Leskien und Brugman, Litauische Volkslieder und Märchen, aus dem preussischen und dem russischen Litauen. Strassburg, 1882. Pp. 447-450. No. XXV. (Translated from Moravske narodni pohadky a povesti, Sebral a napsal Fr. M. Vrána.)
"VON DEM MADCHEN DAS EINE HEXE ZUR STIEFMUTTER HATTE."
Ill-treated heroine (by step-mother)--Menial heroine (minds cows)--Tasks (spinning)--Dead mother help at grave --Task-performing animal (cow) --Spy on heroine. One-eyed step sister and two-eyed step-sister sent to sleep by hairdressing. Three-eyed step-sister sees with third eye--Slaying of helpful animal--Heroine washes paunch finds therein ring, barley-corn, and oat, which she plants. Magic well and magic tree. Only heroine can draw the wine and pick apples for prince, who will wed her. Heroine shut up; witch dresses own daughter for wedding. She cannot wear Shoes prince sends--Mutilated feet--False bride--Animal witness (bird = transformed heroine)-- Happy marriage.
(1) Widow, who is a witch, has three daughters; one with one eye, one with two eyes, one with three eyes. Widow marries widower with one daughter, whom she ill-treats and sends daily to mind the cows.-- (2) She gives her a sackful of flax to spin, weave, bleach, and bring home finished at night. Heroine goes to churchyard, and weeps on mother's grave till her tears bedew it. Mother underground says, "It is not rain, nor is it snow; it is dew falling from the trees." "It is neither rain nor snow, nor is it dew; I am weeping here upon your grave!" Then mother asks why she weeps, and learns about cruel stepmother and the impossible task. "Whets you get to the field with your herd you will find a cow amongst them; put the flax in one of her ears, and you can draw the linen out, all ready spun, woven, and bleached, at the other." Heroine does so, and stepmother marvels to see task accomplished.-- (3) Next morning she gives her more flax, and sends one-eyed daughter to spy. They reach the field, and young witch, seeing sack of flax untouched, says, "Why don't you work? You will never be finished by evening." Heroine offers to search stepsister's head. "No; you work!" But feeling sleepy, and head being irritable, she agrees to have it searched. "Eia popeia, sleep, One-Eye!" says heroine. And she sleeps. Then heroine puts flax in cow's ear, and draws it out spun. She wakes stepsister, and they go home. Stepsister tells mother she fell asleep, and saw nothing.-- (4) Third day heroine has another sackful of flax to spin; two-eyed stepsister is sent to spy, but goes to sleep. On the fourth day three-eyed stepsister accompanies heroine, who sends two of her eyes to sleep during hairdressing. Third eye stays awake and sees everything.-- (5) Stepsister reports to witch, who forthwith kills the cow. Heroine goes again to churchyard and weeps on mother's grave. "Is it rain, is it snow? No, the dew drops from the trees." "It is not rain," etc. Mother asks why she weeps, and hearing that cow is slain, bids her go home, ask them to give her the paunch to wash, and take it to the pond. Whilst washing it she will find inside a ring, a barleycorn, and an oat. These she must take home and plant in the earth beneath the window.-- (6) Heroine does so, and next morning finds at the spot a well full of wine and an apple-tree with ripe apples. King's son passes by, and wants some of the wine and apples. He sends for the witch to give him some; but at her approach the wine sinks deep down, and the apples rise up out of reach. Heroine draws near, and the wine rises again in the well, and the apples bow down to her. She draws wine and picks apples for the prince, who is so delighted that he says he will marry her. Then he departs.-- (7) Witch having overheard, shuts heroine up in a room, intending to substitute one of her own daughters as prince's bride. She accordingly dresses her up for church on the wedding-day, but cannot get on the shoes which prince had given to heroine. Witch hacks a piece off daughter's foot, forces on the shoe, and starts her to church.-- (8) Heroine has to go out and mind the cows again. In the form of a bird she flies to the prince, saying, "Kuku, kuku, the young witch has had her feet pared." Prince looks at the feet of the false bride, sends her off at once, and marries heroine.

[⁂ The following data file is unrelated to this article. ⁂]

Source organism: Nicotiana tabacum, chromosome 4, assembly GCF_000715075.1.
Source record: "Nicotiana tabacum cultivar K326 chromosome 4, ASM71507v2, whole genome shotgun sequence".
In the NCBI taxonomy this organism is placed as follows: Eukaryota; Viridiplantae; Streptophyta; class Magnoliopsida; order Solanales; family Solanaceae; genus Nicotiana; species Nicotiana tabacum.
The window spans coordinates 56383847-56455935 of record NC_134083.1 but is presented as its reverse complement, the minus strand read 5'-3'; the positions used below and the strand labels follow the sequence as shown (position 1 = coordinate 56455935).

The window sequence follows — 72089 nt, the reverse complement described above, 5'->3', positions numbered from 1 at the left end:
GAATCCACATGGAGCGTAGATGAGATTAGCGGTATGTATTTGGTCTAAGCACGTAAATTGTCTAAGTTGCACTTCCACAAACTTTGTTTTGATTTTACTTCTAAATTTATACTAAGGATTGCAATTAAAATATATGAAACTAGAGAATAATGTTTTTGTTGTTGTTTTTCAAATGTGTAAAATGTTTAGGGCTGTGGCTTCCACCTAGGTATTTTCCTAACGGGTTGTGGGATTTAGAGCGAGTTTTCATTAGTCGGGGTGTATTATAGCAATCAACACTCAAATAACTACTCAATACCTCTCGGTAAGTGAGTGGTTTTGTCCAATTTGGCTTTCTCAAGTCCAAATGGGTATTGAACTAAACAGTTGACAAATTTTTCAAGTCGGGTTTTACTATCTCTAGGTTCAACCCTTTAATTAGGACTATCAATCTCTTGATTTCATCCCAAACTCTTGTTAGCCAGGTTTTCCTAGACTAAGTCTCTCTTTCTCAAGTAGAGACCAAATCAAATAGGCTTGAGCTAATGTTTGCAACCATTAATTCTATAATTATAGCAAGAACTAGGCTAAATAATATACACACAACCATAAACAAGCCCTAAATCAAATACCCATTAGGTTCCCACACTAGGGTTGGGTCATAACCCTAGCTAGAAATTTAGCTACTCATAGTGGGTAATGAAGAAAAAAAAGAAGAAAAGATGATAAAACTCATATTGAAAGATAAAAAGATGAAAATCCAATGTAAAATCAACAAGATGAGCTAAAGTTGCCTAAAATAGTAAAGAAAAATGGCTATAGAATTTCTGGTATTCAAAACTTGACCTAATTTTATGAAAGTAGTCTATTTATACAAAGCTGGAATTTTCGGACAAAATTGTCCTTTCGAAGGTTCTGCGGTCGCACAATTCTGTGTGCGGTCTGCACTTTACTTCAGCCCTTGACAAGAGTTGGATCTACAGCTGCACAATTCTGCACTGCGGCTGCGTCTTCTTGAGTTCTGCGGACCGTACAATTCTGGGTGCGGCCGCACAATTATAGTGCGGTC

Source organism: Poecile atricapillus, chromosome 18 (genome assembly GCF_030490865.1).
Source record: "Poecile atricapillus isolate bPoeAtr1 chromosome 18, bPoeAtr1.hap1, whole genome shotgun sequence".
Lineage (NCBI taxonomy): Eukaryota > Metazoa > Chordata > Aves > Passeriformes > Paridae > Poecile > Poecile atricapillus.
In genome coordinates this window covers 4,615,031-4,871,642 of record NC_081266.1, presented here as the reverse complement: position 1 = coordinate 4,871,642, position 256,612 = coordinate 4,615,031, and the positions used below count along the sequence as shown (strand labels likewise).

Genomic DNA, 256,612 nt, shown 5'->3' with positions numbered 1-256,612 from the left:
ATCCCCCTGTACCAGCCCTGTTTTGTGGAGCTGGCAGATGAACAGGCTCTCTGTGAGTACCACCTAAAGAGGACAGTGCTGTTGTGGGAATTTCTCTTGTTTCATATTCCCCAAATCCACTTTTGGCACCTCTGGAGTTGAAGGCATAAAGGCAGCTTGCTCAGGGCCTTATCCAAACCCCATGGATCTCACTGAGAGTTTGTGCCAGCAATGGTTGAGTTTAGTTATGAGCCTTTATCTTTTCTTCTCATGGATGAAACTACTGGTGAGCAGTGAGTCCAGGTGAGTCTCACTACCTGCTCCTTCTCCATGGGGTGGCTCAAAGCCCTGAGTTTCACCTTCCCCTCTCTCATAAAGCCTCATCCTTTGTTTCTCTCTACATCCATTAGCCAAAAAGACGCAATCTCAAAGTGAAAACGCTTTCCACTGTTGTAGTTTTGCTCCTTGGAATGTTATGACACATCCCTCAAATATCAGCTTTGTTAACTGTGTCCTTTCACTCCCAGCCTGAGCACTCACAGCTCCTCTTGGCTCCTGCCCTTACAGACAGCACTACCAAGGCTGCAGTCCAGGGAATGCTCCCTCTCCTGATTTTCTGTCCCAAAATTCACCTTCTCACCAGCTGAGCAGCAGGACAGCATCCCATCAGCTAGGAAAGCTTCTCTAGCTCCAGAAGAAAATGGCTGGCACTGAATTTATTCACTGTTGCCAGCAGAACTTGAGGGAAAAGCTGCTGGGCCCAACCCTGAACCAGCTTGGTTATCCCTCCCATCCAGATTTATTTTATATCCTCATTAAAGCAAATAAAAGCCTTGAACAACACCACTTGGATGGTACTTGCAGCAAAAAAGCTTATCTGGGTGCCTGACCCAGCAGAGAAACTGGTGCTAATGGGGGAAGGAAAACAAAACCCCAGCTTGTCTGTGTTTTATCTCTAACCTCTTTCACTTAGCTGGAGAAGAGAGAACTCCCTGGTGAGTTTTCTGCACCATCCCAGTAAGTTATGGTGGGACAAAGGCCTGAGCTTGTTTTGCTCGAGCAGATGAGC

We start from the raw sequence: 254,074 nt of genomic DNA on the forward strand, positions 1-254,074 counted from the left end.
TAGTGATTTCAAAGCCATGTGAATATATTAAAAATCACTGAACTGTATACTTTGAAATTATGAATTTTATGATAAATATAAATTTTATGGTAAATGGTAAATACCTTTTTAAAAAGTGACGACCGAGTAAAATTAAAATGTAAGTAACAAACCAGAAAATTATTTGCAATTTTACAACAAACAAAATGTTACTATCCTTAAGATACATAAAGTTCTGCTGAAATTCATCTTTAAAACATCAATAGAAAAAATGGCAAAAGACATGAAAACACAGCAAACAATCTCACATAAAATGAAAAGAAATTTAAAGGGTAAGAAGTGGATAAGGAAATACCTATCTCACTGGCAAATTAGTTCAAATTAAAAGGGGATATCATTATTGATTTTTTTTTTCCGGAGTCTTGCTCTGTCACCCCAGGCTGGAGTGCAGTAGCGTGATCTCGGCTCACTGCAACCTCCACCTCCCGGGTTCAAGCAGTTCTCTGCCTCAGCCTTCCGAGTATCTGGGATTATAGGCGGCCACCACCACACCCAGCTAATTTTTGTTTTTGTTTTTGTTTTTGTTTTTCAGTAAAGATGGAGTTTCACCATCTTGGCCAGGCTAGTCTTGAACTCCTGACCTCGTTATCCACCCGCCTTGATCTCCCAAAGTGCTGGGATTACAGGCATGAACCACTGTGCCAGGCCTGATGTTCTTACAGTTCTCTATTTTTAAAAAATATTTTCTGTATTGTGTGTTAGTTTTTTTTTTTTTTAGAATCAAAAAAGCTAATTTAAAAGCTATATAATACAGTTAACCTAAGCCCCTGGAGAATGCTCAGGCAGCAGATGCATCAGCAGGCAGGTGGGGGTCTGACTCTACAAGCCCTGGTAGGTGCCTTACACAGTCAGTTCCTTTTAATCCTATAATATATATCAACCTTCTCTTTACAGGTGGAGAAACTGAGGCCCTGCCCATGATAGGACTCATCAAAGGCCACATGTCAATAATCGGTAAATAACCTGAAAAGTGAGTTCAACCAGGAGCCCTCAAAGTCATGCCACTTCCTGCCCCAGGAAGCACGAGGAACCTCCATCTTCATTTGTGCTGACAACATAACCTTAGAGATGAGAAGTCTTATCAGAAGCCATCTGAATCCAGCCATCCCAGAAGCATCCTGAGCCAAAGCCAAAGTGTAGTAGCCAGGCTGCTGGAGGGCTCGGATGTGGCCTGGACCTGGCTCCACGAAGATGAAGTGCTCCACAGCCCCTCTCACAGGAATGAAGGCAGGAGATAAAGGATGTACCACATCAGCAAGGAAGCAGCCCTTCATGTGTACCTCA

Cox, Marian Roalfe. Cinderella: Three Hundred and Forty-five Variants of Cinderella, Catskin, and Cap O' Rushes, abstracted and tabulated. London: David Nutt for the Folklore Society, 1893.
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